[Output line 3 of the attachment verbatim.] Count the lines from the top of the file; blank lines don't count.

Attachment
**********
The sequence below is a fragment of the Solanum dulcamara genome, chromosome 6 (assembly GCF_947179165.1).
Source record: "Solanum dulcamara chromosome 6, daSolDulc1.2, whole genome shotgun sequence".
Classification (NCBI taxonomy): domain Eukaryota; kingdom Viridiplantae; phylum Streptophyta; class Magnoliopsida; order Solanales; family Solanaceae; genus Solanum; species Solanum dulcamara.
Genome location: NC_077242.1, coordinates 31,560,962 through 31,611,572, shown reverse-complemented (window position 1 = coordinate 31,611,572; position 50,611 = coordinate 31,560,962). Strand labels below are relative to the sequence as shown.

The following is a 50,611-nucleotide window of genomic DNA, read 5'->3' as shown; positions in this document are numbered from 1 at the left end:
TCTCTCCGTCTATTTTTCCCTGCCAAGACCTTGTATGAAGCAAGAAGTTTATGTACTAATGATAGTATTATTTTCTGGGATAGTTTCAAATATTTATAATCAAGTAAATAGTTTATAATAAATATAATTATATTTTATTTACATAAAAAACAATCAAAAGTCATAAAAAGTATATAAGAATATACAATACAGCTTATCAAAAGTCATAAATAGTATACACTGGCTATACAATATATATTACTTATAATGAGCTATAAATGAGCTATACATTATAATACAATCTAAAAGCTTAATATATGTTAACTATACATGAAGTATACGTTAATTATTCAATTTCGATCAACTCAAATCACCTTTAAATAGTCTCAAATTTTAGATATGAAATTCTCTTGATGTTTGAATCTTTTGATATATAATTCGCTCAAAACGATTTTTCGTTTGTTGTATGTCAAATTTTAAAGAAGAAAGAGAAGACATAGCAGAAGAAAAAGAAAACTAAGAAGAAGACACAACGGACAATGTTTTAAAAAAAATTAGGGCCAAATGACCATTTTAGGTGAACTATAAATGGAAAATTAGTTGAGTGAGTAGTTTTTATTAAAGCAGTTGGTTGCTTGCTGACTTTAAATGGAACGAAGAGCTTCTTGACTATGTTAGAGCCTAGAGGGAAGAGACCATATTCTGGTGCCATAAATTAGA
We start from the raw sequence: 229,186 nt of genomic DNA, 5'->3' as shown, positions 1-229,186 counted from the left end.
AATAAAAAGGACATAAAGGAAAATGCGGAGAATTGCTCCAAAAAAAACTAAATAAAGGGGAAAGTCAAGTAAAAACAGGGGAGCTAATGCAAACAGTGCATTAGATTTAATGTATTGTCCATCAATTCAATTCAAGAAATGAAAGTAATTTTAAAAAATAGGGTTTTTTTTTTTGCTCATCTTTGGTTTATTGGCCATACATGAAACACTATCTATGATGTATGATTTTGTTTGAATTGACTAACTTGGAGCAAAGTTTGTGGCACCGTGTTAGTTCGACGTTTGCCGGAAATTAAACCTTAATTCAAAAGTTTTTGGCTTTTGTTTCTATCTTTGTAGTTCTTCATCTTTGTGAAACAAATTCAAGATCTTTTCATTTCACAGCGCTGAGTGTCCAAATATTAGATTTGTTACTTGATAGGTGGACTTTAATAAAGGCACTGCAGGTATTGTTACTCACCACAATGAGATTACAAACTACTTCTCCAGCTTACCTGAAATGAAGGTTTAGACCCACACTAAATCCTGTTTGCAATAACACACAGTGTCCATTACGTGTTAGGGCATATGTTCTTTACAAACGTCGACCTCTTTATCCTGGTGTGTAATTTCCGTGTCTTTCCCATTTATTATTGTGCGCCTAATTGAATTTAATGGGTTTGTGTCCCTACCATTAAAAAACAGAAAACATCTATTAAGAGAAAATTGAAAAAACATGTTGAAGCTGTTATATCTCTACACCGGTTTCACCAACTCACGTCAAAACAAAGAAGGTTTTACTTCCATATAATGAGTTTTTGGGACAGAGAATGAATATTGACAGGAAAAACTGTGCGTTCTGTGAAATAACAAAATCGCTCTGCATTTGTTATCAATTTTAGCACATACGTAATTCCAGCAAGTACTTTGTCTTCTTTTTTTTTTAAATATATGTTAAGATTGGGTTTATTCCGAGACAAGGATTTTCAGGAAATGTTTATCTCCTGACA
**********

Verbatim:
Classification (NCBI taxonomy): domain Eukaryota; kingdom Viridiplantae; phylum Streptophyta; class Magnoliopsida; order Solanales; family Solanaceae; genus Solanum; species Solanum dulcamara.